- Water: Water when dry. Overwatering is the number one killer of African Violets so be careful! Watering from the bottom (pouring into the tray) is best since water splashing on leaves causes brown spots to form. Don’t leave water standing in the tray for too long.
- Fertilizer: For strong, frequent blooms, fertilizer is recommended. Try to use fertilizer that contains no urea Nitrogen, as this is harmful to African Violets. Unfortunately, most commercial African Violet fertilizers contain urea. I use Optimara 14-12-14 African Violet Fertilizer and give my plants a diluted solution of it every other watering.
- Soil: Regular potting soil is usually too heavy for African Violets. You can purchase premade African Violet soil (lighter) or make your own mix (peat moss with perlite and vermiculite is what I use).
- Repotting: It is ideal to repot African Violets every 6 months to one year. Wait until the plant is finished blooming to repot it so the stress is minimized. When repotting, remove the large older leaves around the outside of the neck to help the plant have a fresher start. Then bury the exposed neck into the new soil.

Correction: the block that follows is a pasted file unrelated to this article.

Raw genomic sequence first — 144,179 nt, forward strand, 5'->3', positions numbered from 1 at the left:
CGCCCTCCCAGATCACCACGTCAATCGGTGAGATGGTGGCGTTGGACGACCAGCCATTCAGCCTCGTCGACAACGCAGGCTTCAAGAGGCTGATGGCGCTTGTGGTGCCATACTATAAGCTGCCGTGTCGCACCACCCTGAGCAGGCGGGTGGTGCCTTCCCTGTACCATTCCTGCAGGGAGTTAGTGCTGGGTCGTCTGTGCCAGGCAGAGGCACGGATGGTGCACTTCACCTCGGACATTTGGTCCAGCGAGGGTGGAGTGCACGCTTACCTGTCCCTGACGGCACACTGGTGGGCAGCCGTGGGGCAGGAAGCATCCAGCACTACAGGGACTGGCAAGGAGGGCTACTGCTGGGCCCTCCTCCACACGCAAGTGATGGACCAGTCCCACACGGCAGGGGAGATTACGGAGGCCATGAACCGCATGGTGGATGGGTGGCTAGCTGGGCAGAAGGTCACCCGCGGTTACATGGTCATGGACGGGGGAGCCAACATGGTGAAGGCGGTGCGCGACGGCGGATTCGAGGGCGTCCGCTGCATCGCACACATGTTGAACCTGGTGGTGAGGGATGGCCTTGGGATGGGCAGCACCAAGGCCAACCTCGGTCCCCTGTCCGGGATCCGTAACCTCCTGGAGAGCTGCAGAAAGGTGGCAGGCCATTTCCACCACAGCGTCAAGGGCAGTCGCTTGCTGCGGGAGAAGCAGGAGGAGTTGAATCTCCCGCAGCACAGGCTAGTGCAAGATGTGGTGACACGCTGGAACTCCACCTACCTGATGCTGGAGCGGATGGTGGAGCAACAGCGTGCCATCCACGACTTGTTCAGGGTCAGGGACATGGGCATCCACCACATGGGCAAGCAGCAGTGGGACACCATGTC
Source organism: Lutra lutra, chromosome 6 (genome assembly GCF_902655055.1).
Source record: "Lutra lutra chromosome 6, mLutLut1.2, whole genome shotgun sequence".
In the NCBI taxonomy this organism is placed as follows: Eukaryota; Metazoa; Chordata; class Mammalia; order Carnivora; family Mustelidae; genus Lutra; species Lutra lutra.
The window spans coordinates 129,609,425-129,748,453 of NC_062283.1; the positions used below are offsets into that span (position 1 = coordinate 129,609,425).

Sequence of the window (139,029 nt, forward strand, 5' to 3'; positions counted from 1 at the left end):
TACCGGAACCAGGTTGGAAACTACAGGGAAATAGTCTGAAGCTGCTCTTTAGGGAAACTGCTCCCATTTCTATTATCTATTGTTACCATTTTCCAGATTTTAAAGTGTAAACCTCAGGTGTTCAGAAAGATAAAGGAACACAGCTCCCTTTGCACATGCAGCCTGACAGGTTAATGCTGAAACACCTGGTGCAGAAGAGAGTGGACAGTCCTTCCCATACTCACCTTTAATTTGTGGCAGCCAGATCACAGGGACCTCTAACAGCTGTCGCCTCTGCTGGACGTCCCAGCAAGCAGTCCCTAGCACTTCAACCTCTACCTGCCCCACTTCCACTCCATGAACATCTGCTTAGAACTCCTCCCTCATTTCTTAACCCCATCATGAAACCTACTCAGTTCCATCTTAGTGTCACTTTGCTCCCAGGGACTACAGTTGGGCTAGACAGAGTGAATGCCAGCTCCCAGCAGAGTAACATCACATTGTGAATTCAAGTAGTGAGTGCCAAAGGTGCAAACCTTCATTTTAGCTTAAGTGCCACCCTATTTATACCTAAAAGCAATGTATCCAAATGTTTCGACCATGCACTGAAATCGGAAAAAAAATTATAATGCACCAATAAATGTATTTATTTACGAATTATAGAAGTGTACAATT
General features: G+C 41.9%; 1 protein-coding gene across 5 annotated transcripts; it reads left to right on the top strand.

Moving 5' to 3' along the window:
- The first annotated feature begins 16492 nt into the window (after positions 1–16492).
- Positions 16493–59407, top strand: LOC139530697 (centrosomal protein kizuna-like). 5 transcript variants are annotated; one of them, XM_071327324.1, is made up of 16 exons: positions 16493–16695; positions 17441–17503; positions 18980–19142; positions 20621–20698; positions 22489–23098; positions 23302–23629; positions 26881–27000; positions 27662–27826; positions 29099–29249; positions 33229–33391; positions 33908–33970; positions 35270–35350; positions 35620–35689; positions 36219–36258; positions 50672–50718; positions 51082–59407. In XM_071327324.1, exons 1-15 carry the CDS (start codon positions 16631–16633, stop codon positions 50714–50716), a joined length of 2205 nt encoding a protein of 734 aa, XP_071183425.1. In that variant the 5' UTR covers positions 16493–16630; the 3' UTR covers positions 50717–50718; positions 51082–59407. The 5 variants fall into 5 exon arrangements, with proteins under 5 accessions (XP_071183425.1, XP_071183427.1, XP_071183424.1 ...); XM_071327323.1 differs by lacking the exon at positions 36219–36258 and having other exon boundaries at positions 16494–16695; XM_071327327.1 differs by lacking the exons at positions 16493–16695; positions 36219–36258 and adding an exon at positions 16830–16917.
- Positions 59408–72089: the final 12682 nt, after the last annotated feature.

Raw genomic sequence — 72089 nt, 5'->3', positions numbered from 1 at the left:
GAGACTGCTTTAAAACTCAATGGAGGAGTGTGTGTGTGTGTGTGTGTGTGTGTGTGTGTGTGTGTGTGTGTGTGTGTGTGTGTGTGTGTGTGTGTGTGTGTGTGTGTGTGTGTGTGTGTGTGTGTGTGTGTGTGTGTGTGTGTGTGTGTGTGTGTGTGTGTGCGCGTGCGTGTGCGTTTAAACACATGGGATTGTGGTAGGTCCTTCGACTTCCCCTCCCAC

- Propagation: Take single healthy leaves and plant them into a very light soil mix. Do not fertilize or overwater. After a few months, babies will begin popping up through the soil surface. After some babies have reached a good size, you can detach them from the mother leaf and repot them into their own pot.
- Toxicity: Considered non-toxic.
- Pests: Powdery mildew can form on the leaves and blooms if there is not sufficient air flow or if the plants are too crowded. Spray plants with a fungicide if the problem persists.
- Miscellaneous: Rotate plants regularly so they get an even amount of sun and can grow in a balanced symmetrical fashion. Also beware of commercial African Violet self-watering planters as these can often lead to root or crown rot due to overwatering.
Hopefully by now we’ve figured out how to organize our space, time, and money when it comes to our houseplants. Next week we’ll switch gears a little to talk about how we can save money buying the supplies necessary to care for our green friends.
How do you manage the care of your houseplants to use your time efficiently? Does anyone raise African Violets and want to offer any tricks of the trade?